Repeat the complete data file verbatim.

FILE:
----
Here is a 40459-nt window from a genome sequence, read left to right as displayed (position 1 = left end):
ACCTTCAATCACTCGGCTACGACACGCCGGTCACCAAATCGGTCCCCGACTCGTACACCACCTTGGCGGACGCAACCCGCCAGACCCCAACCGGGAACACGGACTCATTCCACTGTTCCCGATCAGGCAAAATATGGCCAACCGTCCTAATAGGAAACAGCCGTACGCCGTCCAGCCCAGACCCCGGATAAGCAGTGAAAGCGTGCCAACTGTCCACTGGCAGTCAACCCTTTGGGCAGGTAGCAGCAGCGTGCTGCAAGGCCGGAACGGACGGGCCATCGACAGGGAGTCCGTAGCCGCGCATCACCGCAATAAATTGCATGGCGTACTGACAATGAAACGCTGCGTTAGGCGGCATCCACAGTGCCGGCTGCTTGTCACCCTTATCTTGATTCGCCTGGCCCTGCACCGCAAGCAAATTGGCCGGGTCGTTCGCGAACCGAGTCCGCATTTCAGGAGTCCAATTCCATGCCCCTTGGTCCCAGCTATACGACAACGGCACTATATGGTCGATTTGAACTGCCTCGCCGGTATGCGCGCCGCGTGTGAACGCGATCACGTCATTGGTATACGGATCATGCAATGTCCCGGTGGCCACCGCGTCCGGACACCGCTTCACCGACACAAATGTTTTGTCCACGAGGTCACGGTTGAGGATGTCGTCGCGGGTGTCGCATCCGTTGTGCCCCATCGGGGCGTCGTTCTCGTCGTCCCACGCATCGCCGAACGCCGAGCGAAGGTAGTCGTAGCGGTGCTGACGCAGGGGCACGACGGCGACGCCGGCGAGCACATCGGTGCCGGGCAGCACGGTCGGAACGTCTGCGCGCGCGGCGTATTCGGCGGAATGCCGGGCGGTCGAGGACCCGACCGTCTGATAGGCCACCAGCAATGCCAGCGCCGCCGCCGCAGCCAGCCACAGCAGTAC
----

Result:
Here is a 40459-nt window from a genome sequence, read left to right as displayed (position 1 = left end):
ACCTTCAATCACTCGGCTACGACACGCCGGTCACCAAATCGGTCCCCGACTCGTACACCACCTTGGCGGACGCAACCCGCCAGACCCCAACCGGGAACACGGACTCATTCCACTGTTCCCGATCAGGCAAAATATGGCCAACCGTCCTAATAGGAAACAGCCGTACGCCGTCCAGCCCAGACCCCGGATAAGCAGTGAAAGCGTGCCAACTGTCCACTGGCAGTCAACCCTTTGGGCAGGTAGCAGCAGCGTGCTGCAAGGCCGGAACGGACGGGCCATCGACAGGGAGTCCGTAGCCGCGCATCACCGCAATAAATTGCATGGCGTACTGACAATGAAACGCTGCGTTAGGCGGCATCCACAGTGCCGGCTGCTTGTCACCCTTATCTTGATTCGCCTGGCCCTGCACCGCAAGCAAATTGGCCGGGTCGTTCGCGAACCGAGTCCGCATTTCAGGAGTCCAATTCCATGCCCCTTGGTCCCAGCTATACGACAACGGCACTATATGGTCGATTTGAACTGCCTCGCCGGTATGCGCGCCGCGTGTGAACGCGATCACGTCATTGGTATACGGATCATGCAATGTCCCGGTGGCCACCGCGTCCGGACACCGCTTCACCGACACAAATGTTTTGTCCACGAGGTCACGGTTGAGGATGTCGTCGCGGGTGTCGCATCCGTTGTGCCCCATCGGGGCGTCGTTCTCGTCGTCCCACGCATCGCCGAACGCCGAGCGAAGGTAGTCGTAGCGGTGCTGACGCAGGGGCACGACGGCGACGCCGGCGAGCACATCGGTGCCGGGCAGCACGGTCGGAACGTCTGCGCGCGCGGCGTATTCGGCGGAATGCCGGGCGGTCGAGGACCCGACCGTCTGATAGGCCACCAGCAATGCCAGCGCCGCCGCCGCAGCCAGCCACAGCAGTAC